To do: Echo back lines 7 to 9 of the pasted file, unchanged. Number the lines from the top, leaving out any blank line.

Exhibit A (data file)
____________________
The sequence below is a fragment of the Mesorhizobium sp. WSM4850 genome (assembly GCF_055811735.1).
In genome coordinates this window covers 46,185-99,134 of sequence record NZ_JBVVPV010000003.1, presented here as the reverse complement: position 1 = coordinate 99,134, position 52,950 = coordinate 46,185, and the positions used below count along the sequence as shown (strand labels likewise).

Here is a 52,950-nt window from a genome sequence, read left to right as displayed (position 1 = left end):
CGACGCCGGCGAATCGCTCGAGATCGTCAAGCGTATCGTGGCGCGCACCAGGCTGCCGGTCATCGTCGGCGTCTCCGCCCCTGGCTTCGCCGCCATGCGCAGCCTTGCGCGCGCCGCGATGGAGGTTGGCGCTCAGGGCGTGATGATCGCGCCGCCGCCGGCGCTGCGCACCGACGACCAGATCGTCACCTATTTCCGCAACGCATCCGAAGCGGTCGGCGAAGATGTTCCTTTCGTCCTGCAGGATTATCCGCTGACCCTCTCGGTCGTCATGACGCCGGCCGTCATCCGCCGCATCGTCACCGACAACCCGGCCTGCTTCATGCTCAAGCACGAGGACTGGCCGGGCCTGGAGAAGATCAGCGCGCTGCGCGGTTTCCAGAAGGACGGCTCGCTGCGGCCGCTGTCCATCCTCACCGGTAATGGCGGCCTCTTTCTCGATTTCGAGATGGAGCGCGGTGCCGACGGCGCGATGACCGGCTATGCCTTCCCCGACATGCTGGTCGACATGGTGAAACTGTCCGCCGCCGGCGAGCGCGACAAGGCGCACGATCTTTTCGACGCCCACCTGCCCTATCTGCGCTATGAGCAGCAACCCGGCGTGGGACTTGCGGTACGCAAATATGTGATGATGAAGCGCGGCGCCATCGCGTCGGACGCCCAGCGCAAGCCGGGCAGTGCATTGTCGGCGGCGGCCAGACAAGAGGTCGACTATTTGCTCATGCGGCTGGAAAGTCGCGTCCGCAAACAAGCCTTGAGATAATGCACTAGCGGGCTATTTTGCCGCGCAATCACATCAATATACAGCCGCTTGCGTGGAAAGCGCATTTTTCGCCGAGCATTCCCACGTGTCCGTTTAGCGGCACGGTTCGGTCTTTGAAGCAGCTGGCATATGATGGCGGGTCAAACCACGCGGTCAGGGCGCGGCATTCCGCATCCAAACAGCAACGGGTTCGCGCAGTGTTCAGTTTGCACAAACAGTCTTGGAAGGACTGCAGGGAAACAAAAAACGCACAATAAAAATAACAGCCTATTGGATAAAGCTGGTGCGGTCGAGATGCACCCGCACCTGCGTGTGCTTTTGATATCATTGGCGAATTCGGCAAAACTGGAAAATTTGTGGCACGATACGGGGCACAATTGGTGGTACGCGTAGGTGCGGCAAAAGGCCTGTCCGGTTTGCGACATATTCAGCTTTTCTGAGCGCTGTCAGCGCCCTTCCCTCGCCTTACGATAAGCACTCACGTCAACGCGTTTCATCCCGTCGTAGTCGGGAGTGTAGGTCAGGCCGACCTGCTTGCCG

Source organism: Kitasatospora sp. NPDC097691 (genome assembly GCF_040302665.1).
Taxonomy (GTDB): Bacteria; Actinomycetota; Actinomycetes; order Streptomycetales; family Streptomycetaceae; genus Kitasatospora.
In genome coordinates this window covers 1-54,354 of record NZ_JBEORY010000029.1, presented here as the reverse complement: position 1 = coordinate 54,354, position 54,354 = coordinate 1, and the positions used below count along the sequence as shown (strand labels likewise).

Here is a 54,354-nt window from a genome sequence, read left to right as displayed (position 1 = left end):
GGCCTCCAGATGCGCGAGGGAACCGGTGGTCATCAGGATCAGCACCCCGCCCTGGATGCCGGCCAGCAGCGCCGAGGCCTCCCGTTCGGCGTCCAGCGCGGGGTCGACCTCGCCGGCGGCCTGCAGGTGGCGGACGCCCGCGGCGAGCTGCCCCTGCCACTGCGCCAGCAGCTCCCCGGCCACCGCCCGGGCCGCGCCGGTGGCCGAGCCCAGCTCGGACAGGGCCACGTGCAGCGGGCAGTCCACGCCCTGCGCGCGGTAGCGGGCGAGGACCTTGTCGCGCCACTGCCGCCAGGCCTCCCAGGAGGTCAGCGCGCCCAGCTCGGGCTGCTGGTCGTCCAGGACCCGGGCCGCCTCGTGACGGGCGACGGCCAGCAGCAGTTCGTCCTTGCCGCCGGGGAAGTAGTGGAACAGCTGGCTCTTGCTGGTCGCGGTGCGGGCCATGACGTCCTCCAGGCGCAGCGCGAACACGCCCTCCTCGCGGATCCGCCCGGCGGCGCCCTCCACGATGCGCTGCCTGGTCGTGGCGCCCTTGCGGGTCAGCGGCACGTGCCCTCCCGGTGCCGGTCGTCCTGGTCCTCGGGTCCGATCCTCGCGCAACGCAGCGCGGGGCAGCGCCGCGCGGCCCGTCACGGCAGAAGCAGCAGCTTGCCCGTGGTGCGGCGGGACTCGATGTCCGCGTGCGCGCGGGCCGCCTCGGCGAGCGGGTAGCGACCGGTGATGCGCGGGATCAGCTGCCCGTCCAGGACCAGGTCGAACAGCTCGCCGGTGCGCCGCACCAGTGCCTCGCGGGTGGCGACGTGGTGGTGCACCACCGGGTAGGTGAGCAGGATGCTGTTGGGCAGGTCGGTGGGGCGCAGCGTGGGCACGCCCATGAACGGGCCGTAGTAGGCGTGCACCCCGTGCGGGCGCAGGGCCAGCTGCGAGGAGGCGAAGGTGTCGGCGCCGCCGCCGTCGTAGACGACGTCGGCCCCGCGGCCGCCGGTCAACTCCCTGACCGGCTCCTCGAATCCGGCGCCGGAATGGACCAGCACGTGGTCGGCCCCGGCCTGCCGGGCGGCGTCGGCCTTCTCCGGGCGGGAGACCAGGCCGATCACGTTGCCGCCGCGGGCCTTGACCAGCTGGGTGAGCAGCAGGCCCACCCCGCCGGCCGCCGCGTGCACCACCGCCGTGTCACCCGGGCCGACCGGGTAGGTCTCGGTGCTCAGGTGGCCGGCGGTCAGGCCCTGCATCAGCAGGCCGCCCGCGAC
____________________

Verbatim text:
In genome coordinates this window covers 1-54,354 of record NZ_JBEORY010000029.1, presented here as the reverse complement: position 1 = coordinate 54,354, position 54,354 = coordinate 1, and the positions used below count along the sequence as shown (strand labels likewise).

Here is a 54,354-nt window from a genome sequence, read left to right as displayed (position 1 = left end):
GGCCTCCAGATGCGCGAGGGAACCGGTGGTCATCAGGATCAGCACCCCGCCCTGGATGCCGGCCAGCAGCGCCGAGGCCTCCCGTTCGGCGTCCAGCGCGGGGTCGACCTCGCCGGCGGCCTGCAGGTGGCGGACGCCCGCGGCGAGCTGCCCCTGCCACTGCGCCAGCAGCTCCCCGGCCACCGCCCGGGCCGCGCCGGTGGCCGAGCCCAGCTCGGACAGGGCCACGTGCAGCGGGCAGTCCACGCCCTGCGCGCGGTAGCGGGCGAGGACCTTGTCGCGCCACTGCCGCCAGGCCTCCCAGGAGGTCAGCGCGCCCAGCTCGGGCTGCTGGTCGTCCAGGACCCGGGCCGCCTCGTGACGGGCGACGGCCAGCAGCAGTTCGTCCTTGCCGCCGGGGAAGTAGTGGAACAGCTGGCTCTTGCTGGTCGCGGTGCGGGCCATGACGTCCTCCAGGCGCAGCGCGAACACGCCCTCCTCGCGGATCCGCCCGGCGGCGCCCTCCACGATGCGCTGCCTGGTCGTGGCGCCCTTGCGGGTCAGCGGCACGTGCCCTCCCGGTGCCGGTCGTCCTGGTCCTCGGGTCCGATCCTCGCGCAACGCAGCGCGGGGCAGCGCCGCGCGGCCCGTCACGGCAGAAGCAGCAGCTTGCCCGTGGTGCGGCGGGACTCGATGTCCGCGTGCGCGCGGGCCGCCTCGGCGAGCGGGTAGCGACCGGTGATGCGCGGGATCAGCTGCCCGTCCAGGACCAGGTCGAACAGCTCGCCGGTGCGCCGCACCAGTGCCTCGCGGGTGGCGACGTGGTGGTGCACCACCGGGTAGGTGAGCAGGATGCTGTTGGGCAGGTCGGTGGGGCGCAGCGTGGGCACGCCCATGAACGGGCCGTAGTAGGCGTGCACCCCGTGCGGGCGCAGGGCCAGCTGCGAGGAGGCGAAGGTGTCGGCGCCGCCGCCGTCGTAGACGACGTCGGCCCCGCGGCCGCCGGTCAACTCCCTGACCGGCTCCTCGAATCCGGCGCCGGAATGGACCAGCACGTGGTCGGCCCCGGCCTGCCGGGCGGCGTCGGCCTTCTCCGGGCGGGAGACCAGGCCGATCACGTTGCCGCCGCGGGCCTTGACCAGCTGGGTGAGCAGCAGGCCCACCCCGCCGGCCGCCGCGTGCACCACCGCCGTGTCACCCGGGCCGACCGGGTAGGTCTCGGTGCTCAGGTGGCCGGCGGTCAGGCCCTGCATCAGCAGGCCGCCCGCGAC